|Captured Austrian Colors at the Battle of Hohenfriedberg in 1745.
Richard Knotel, artist
One of the attractions of building armies for the War of the Austrian Succession is the variety of unusual flags that were carried by the Austrian army during this period (1741 to 1748). The famous print by Richard Knotel depicts the Bayreuth Dragoons parading all of the captured Austrian colors after the Battle of Hohenfriedberg in 1745. Instead of the familiar SYW Austrian flags with the yellow field and alternating red, yellow and black flames, we can see some flags bordered in a checkerboard pattern or triangles rather than flames.
It is these different flags that has drawn me towards the period and the decision to build and paint my own WAS Austrian army that is distinct from my Austrian SYW army. Yes that is correct, Fritz now has two Austrian armies.
The death of the Austrian emperor Charles VI was the event that triggered the War of the Austrian Succession in 1741. His daughter, Maria Theresa, inherited the thrones of Bohemia, Hungary and Austria as the queen of each of those lands, but Salic Law prevented her from having the title of Emporess of the Holy Roman Empire ("HRE"). In order to get around the Salic Law restriction, it was Maria Theresa's plan to have her husband, Charles of Lorraine, to be elected the new Holy Roman Emperor.
Her enemies (Bavaria, France, Prussia and Saxony, among others) started the war that threw a spanner in the works and so the Elector Charles Albert of Bavaria was crowned as the new HRE Charles VII (not to be confused with the late Austrian Charles VI) in January 1742.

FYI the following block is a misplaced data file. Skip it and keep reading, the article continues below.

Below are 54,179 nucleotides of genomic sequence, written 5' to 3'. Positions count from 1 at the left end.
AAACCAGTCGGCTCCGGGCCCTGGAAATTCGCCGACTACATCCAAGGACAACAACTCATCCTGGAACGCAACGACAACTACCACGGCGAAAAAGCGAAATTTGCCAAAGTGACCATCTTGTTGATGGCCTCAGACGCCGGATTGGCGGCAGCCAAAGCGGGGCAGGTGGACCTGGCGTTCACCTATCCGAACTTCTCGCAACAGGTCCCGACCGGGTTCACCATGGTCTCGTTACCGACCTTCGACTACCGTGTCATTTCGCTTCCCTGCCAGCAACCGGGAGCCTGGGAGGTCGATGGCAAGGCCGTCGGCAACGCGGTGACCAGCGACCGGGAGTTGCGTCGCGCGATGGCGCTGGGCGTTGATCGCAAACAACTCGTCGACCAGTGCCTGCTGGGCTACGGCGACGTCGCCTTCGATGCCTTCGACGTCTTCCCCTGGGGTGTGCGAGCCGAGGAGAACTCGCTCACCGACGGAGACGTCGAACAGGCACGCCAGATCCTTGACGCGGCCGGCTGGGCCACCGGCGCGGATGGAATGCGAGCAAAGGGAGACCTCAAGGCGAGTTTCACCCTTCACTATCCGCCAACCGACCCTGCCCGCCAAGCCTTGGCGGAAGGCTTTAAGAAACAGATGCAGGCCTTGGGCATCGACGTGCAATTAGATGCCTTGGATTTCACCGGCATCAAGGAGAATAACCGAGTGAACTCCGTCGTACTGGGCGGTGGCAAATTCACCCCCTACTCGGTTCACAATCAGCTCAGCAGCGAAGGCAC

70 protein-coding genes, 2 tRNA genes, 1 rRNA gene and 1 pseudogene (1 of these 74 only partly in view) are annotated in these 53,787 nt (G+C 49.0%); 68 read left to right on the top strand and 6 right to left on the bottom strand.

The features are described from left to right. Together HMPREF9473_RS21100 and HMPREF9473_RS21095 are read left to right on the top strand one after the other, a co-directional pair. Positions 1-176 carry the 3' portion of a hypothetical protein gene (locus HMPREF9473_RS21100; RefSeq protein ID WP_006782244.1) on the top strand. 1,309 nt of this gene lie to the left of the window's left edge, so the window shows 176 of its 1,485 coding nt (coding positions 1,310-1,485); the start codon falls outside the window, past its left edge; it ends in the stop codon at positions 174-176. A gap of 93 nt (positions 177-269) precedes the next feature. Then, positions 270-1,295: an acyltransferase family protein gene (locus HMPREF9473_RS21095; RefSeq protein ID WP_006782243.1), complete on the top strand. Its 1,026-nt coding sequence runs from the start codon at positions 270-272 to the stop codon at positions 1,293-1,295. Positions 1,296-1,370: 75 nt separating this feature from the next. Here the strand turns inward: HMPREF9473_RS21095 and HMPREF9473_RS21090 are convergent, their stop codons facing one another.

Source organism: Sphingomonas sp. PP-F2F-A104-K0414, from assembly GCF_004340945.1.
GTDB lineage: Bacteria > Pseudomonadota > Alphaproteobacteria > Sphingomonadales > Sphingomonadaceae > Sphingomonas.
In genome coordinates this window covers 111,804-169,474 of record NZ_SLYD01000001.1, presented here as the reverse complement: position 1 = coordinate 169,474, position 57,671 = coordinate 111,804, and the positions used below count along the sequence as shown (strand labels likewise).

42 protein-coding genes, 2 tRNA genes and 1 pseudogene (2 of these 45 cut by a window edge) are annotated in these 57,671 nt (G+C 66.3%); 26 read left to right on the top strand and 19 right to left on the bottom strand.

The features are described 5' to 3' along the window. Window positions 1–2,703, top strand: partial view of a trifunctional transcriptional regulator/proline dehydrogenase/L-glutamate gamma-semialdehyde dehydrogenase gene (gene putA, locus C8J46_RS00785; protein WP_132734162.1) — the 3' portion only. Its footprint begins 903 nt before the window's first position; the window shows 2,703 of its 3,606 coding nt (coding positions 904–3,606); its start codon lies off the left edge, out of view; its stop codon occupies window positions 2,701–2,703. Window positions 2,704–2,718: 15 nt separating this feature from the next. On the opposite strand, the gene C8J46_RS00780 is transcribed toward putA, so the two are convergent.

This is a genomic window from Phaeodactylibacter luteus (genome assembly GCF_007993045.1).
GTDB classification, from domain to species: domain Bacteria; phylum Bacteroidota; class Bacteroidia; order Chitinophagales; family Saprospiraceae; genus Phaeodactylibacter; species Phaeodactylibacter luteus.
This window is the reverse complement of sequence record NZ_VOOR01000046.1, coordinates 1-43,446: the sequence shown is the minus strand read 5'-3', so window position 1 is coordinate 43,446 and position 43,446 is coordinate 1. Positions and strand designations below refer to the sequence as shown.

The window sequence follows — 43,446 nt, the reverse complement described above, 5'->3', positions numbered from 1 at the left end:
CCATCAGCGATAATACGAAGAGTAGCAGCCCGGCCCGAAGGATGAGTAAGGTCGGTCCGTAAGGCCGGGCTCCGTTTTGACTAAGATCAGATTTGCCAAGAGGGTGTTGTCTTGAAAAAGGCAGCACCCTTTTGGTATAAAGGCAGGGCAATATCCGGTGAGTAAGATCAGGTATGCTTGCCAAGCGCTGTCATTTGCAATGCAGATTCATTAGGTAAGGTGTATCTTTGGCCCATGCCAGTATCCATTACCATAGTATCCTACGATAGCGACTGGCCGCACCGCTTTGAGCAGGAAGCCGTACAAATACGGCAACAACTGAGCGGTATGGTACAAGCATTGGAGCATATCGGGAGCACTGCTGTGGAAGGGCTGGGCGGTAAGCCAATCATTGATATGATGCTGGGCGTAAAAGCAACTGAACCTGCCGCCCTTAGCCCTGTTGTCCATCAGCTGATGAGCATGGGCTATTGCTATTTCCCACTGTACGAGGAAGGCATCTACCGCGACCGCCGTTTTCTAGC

Some silly law required Austria to remove all imperial insigna from its flags, including the colors black and gold. Thus new flags were issued to the army in 1742.
The Flags of Charles VI
We are getting a little bit ahead of the story, so let us go back to Charles VI of Austria and his flags. It was common practice that when a monarch died, new colors were issued to the army that bore the royal cypher of the new monarch. In this case, the old flags prior to 1740 has the initials "CVI" on them to indicate Charles VI. Normally, new flags bearing the initials "MT" for Maria Theresa would have been issued to replace her father's flags.
However, time and money (the lack there of) delayed the replacement of the flags and so many Austrian regiments went in the field bearing the old CVI flags. John Ray has given me permission to post two pictures of Austrian flags from his collection (images are copyright of John Ray and may not be used without his permission) and these depict flags that were likely from the time of Charles VI, but still in use during the WAS.
|War of Austrian Succession flags from the collection of John Ray
(C) John Ray
|The striped flag as shown in the Richard Knotel drawing. Flag and figure from the collection of John Ray.
(C) John Ray
Dr. Stephen Summerfield in his book "Austrian Infantry of the Seven Years War" concurs that Charles VI flags were still in use during the early part of the WAS. His book provides a nice variety of flags illustrations from the reigns of Leopold I (early 1700s) and Charles VI. So if you are interested in using some of these early flags in your Austrian army, then this book is worth having in your reference army.
Flag Sources for Wargamers